Weight Gain After a Hysterectomy: What to Expect and How to Manage It

    Published 03 February 2020
    Fact Checked
    Reviewed by Olga Adereyko, MD, Primary Care Physician, General Practitioner, Medical Consultant
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    A hysterectomy is a common procedure in the U.S., with more than 600,000 performed annually. When it comes to post-op side effects, however, you might be asking, “does a hysterectomy cause weight gain?” 

    Flo’s here to ensure you stay as fit and fabulous as ever with handy tips on dealing with a hysterectomy and weight gain.

    Overview of a hysterectomy

    A hysterectomy is the surgical removal of your uterus, sometimes including the elimination of your cervix, ovaries, and fallopian tubes. Generally performed between the ages of 40 and 50, 1 in 3 American women have had a hysterectomy by the time they’re 60.

    Without a uterus, you will no longer get monthly periods (regardless of whether you’ve entered menopause), or be able to get pregnant. Your doctor might recommend a hysterectomy if you’re experiencing any of the following medical conditions:

    • Uterine fibroids
    • Endometriosis
    • Pelvic support problems (e.g., uterine prolapse)
    • Gynecologic cancer
    • Placenta accreta
    • Chronic pelvic pain
    • Abnormal uterine bleeding

    Does a hysterectomy cause weight gain?

    There has been a lot of speculation in the medical community about hysterectomy and weight gain. It’s a fairly prevalent post-op side effect, even in the absence of adjustments to diet or physical activity level.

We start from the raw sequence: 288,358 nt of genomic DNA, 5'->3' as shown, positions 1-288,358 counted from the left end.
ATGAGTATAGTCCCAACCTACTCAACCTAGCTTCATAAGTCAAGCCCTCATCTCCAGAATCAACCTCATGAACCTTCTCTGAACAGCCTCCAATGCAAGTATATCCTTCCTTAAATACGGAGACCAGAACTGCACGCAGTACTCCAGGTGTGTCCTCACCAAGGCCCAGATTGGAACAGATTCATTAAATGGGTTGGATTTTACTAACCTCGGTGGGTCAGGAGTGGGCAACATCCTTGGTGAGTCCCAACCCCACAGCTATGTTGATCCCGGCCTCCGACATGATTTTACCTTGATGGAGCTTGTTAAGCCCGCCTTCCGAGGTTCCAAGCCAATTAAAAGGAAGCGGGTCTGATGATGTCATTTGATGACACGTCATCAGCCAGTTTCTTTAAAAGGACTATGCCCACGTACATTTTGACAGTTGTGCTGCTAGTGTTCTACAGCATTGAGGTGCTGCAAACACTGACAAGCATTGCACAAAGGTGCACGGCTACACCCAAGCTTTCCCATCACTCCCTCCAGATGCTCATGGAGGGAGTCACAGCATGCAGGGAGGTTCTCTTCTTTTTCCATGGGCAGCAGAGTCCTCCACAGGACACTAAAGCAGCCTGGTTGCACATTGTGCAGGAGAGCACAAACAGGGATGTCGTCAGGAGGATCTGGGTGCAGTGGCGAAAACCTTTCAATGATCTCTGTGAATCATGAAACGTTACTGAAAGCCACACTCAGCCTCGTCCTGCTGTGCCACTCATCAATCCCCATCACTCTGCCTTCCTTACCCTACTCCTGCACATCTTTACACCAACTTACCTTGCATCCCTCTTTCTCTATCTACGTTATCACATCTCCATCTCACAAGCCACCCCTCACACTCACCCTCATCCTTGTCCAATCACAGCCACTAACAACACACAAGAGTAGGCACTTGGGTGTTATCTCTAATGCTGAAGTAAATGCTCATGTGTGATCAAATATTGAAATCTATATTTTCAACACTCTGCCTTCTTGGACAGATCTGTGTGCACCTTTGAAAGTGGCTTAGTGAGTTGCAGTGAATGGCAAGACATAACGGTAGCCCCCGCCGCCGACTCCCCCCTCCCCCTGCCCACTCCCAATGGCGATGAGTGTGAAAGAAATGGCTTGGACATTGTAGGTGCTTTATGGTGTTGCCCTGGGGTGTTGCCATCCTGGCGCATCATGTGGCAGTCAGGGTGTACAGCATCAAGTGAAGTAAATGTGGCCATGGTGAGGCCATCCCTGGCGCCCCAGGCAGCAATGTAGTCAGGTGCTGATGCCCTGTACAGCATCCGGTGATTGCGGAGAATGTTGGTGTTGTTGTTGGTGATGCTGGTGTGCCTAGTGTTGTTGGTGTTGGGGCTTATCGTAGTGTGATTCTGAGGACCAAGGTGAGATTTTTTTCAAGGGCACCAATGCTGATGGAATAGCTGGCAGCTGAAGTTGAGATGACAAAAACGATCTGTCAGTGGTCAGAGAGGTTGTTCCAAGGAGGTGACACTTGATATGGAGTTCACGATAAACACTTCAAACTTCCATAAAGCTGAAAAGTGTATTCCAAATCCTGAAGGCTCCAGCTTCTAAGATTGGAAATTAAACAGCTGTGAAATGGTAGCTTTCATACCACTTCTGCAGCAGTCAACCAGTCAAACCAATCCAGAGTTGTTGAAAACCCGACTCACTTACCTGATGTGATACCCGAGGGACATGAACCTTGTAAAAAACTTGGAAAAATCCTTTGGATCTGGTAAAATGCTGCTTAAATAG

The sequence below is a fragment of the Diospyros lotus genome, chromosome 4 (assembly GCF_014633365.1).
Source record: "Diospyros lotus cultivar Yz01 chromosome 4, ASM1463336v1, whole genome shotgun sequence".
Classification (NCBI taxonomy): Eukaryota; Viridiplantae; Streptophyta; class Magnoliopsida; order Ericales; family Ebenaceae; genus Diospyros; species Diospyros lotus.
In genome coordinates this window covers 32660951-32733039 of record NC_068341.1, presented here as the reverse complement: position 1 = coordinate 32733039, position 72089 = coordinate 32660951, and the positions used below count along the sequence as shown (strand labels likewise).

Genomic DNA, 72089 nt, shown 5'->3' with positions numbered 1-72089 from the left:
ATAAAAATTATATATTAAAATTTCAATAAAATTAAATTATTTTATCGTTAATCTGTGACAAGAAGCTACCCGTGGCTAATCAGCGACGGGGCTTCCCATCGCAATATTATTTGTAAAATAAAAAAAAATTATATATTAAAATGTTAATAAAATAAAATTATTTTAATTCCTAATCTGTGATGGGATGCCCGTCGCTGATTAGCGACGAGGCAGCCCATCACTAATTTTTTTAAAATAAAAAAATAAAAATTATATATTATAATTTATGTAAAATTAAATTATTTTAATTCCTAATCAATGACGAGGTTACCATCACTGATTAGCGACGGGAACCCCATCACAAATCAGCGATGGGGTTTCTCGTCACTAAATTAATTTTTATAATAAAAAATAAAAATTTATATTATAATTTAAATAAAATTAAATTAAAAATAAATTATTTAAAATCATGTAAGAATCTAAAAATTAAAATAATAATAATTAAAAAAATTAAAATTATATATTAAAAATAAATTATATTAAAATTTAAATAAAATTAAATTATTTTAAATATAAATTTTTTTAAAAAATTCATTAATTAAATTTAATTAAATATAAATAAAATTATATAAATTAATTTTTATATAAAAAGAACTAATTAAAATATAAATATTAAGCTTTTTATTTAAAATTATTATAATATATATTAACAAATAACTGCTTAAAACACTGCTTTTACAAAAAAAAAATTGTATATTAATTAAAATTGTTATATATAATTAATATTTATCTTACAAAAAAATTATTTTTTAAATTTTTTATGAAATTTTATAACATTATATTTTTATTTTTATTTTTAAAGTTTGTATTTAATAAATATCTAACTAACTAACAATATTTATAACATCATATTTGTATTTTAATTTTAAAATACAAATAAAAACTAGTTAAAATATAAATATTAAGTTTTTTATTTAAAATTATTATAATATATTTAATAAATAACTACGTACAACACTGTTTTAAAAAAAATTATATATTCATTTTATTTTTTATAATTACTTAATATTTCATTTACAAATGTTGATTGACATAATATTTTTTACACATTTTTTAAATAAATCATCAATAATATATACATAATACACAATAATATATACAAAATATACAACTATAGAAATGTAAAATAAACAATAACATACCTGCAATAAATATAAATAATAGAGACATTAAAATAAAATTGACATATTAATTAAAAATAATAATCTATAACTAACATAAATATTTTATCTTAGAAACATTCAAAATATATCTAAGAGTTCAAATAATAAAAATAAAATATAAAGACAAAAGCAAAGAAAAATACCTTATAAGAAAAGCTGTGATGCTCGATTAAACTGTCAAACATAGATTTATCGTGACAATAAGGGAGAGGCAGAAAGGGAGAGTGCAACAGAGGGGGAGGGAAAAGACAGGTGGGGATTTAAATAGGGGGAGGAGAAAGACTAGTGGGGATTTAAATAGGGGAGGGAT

A Journal of Women’s Health study concluded that there is indeed a greater chance of weight gain after a hysterectomy, especially in the first year. Those who’ve struggled with their weight in the past appear particularly susceptible. Such is also the case for premenopausal patients undergoing a hysterectomy without eliminating both ovaries. This means that smart lifestyle changes could be very helpful immediately following surgery.

    Weight gain and full hysterectomy vs. partial hysterectomy

    A partial or subtotal hysterectomy removes your uterus, but leaves your cervix intact. In contrast, a full or radical hysterectomy removes your uterus, ovaries, and cervix, triggering menopause regardless of age. This is what’s known as surgical menopause. 

    On average, women gain 5 pounds after entering menopause, a process that naturally lowers your body’s estrogen levels and causes weight gain. The elimination of your ovaries via a hysterectomy has essentially the exact same effect.

    Uterus removal and weight gain

    Depending on your doctor’s approach and the type of hysterectomy chosen, you may be advised to avoid strenuous activity. Generally speaking, most patients are instructed to take six weeks of rest following the operation. All sexual activity, heavy lifting, and physical strain of any kind should be off-limits.

    If you normally follow a routine exercise regimen, this recovery break could have a significant impact on your overall weight.

    How to manage weight after a hysterectomy

    You can take precautionary steps to plan for the post-op period and reduce your chances for weight gain after a hysterectomy. Consider trying the following techniques, but with an eye towards maintaining your health and safety.

    Physical activity

    Consult with your doctor about the possibility of engaging in light exercise. Participate in low-impact activities, like yoga or swimming. Note that this is only appropriate for certain patients who’ve had certain types of surgery. Lastly, walking is a great alternative for battling stress and enjoying some form of physical stimulation.

    Nutrition